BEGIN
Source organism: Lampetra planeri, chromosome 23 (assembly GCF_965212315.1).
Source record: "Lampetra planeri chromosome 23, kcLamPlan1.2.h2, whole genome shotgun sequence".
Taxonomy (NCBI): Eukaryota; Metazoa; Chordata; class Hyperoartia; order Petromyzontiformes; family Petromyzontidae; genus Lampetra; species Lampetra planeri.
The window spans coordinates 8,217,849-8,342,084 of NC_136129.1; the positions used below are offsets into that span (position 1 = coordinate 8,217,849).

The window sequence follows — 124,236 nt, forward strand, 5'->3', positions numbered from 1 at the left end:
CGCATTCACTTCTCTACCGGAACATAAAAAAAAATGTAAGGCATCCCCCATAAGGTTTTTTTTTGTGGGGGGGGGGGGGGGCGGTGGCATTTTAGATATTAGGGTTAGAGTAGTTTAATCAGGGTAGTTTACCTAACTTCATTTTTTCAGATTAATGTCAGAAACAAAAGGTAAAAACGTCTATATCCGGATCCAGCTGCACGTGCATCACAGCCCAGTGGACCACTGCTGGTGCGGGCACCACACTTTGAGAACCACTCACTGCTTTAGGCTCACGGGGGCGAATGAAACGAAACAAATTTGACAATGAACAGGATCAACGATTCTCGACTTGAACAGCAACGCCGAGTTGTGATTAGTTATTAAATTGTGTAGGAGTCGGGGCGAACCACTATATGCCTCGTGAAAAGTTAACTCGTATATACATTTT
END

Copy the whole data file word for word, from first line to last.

Source organism: Lampetra planeri, chromosome 23 (assembly GCF_965212315.1).
Source record: "Lampetra planeri chromosome 23, kcLamPlan1.2.h2, whole genome shotgun sequence".
Taxonomy (NCBI): Eukaryota; Metazoa; Chordata; class Hyperoartia; order Petromyzontiformes; family Petromyzontidae; genus Lampetra; species Lampetra planeri.
The window spans coordinates 8,217,849-8,342,084 of NC_136129.1; the positions used below are offsets into that span (position 1 = coordinate 8,217,849).

The window sequence follows — 124,236 nt, forward strand, 5'->3', positions numbered from 1 at the left end:
CGCATTCACTTCTCTACCGGAACATAAAAAAAAATGTAAGGCATCCCCCATAAGGTTTTTTTTTGTGGGGGGGGGGGGGGGCGGTGGCATTTTAGATATTAGGGTTAGAGTAGTTTAATCAGGGTAGTTTACCTAACTTCATTTTTTCAGATTAATGTCAGAAACAAAAGGTAAAAACGTCTATATCCGGATCCAGCTGCACGTGCATCACAGCCCAGTGGACCACTGCTGGTGCGGGCACCACACTTTGAGAACCACTCACTGCTTTAGGCTCACGGGGGCGAATGAAACGAAACAAATTTGACAATGAACAGGATCAACGATTCTCGACTTGAACAGCAACGCCGAGTTGTGATTAGTTATTAAATTGTGTAGGAGTCGGGGCGAACCACTATATGCCTCGTGAAAAGTTAACTCGTATATACATTTT